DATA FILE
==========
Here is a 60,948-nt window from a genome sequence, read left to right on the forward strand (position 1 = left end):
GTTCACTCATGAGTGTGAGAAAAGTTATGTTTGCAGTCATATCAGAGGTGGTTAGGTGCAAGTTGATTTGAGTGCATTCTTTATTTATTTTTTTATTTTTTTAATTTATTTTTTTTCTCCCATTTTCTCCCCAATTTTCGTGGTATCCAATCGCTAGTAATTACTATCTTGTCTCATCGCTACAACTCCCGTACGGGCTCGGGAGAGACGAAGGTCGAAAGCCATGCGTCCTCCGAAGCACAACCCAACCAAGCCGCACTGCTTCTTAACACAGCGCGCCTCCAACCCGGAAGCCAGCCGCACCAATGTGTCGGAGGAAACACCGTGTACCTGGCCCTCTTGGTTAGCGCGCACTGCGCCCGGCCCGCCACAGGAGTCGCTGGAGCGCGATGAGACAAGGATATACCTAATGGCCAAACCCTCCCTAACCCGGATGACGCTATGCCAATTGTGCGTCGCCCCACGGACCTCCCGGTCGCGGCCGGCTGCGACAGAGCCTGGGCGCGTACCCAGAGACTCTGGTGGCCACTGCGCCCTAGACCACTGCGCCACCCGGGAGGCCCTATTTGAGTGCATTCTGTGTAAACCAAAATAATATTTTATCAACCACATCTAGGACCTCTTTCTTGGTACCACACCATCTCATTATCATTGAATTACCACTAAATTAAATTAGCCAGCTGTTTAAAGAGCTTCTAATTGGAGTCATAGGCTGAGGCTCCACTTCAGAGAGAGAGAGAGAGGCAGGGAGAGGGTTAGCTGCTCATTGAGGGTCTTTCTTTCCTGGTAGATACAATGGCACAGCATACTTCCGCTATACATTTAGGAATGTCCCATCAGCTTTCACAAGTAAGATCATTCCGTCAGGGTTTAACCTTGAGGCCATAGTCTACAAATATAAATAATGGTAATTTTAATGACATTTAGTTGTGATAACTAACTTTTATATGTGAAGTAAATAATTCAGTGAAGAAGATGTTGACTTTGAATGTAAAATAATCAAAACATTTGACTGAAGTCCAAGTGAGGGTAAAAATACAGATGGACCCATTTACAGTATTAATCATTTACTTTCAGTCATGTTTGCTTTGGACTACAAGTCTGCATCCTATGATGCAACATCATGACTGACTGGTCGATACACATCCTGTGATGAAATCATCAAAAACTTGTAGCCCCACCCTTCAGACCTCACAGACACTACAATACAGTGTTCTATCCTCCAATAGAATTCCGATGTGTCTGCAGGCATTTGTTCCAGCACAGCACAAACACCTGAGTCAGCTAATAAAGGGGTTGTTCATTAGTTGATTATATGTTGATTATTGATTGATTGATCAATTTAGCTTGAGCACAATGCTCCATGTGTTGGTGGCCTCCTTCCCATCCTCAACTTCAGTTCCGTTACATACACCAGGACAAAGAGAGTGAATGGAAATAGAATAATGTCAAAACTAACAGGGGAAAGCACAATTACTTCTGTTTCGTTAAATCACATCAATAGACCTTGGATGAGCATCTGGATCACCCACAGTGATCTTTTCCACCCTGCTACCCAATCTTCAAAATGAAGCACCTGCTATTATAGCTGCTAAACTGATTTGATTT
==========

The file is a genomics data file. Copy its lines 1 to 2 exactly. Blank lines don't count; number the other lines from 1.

Here is a 60,948-nt window from a genome sequence, read left to right on the forward strand (position 1 = left end):
GTTCACTCATGAGTGTGAGAAAAGTTATGTTTGCAGTCATATCAGAGGTGGTTAGGTGCAAGTTGATTTGAGTGCATTCTTTATTTATTTTTTTATTTTTTTAATTTATTTTTTTTCTCCCATTTTCTCCCCAATTTTCGTGGTATCCAATCGCTAGTAATTACTATCTTGTCTCATCGCTACAACTCCCGTACGGGCTCGGGAGAGACGAAGGTCGAAAGCCATGCGTCCTCCGAAGCACAACCCAACCAAGCCGCACTGCTTCTTAACACAGCGCGCCTCCAACCCGGAAGCCAGCCGCACCAATGTGTCGGAGGAAACACCGTGTACCTGGCCCTCTTGGTTAGCGCGCACTGCGCCCGGCCCGCCACAGGAGTCGCTGGAGCGCGATGAGACAAGGATATACCTAATGGCCAAACCCTCCCTAACCCGGATGACGCTATGCCAATTGTGCGTCGCCCCACGGACCTCCCGGTCGCGGCCGGCTGCGACAGAGCCTGGGCGCGTACCCAGAGACTCTGGTGGCCACTGCGCCCTAGACCACTGCGCCACCCGGGAGGCCCTATTTGAGTGCATTCTGTGTAAACCAAAATAATATTTTATCAACCACATCTAGGACCTCTTTCTTGGTACCACACCATCTCATTATCATTGAATTACCACTAAATTAAATTAGCCAGCTGTTTAAAGAGCTTCTAATTGGAGTCATAGGCTGAGGCTCCACTTCAGAGAGAGAGAGAGAGGCAGGGAGAGGGTTAGCTGCTCATTGAGGGTCTTTCTTTCCTGGTAGATACAATGGCACAGCATACTTCCGCTATACATTTAGGAATGTCCCATCAGCTTTCACAAGTAAGATCATTCCGTCAGGGTTTAACCTTGAGGCCATAGTCTACAAATATAAATAATGGTAATTTTAATGACATTTAGTTGTGATAACTAACTTTTATATGTGAAGTAAATAATTCAGTGAAGAAGATGTTGACTTTGAATGTAAAATAATCAAAACATTTGACTGAAGTCCAAGTGAGGGTAAAAATACAGATGGACCCATTTACAGTATTAATCATTTACTTTCAGTCATGTTTGCTTTGGACTACAAGTCTGCATCCTATGATGCAACATCATGACTGACTGGTCGATACACATCCTGTGATGAAATCATCAAAAACTTGTAGCCCCACCCTTCAGACCTCACAGACACTACAATACAGTGTTCTATCCTCCAATAGAATTCCGATGTGTCTGCAGGCATTTGTTCCAGCACAGCACAAACACCTGAGTCAGCTAATAAAGGGGTTGTTCATTAGTTGATTATATGTTGATTATTGATTGATTGATCAATTTAGCTTGAGCACAATGCTCCATGTGTTGGTGGCCTCCTTCCCATCCTCAACTTCAGTTCCGTTACATACACCAGGACAAAGAGAGTGAATGGAAATAGAATAATGTCAAAACTAACAGGGGAAAGCACAATTACTTCTGTTTCGTTAAATCACATCAATAGACCTTGGATGAGCATCTGGATCACCCACAGTGATCTTTTCCACCCTGCTACCCAATCTTCAAAATGAAGCACCTGCTATTATAGCTGCTAAACTGATTTGATTT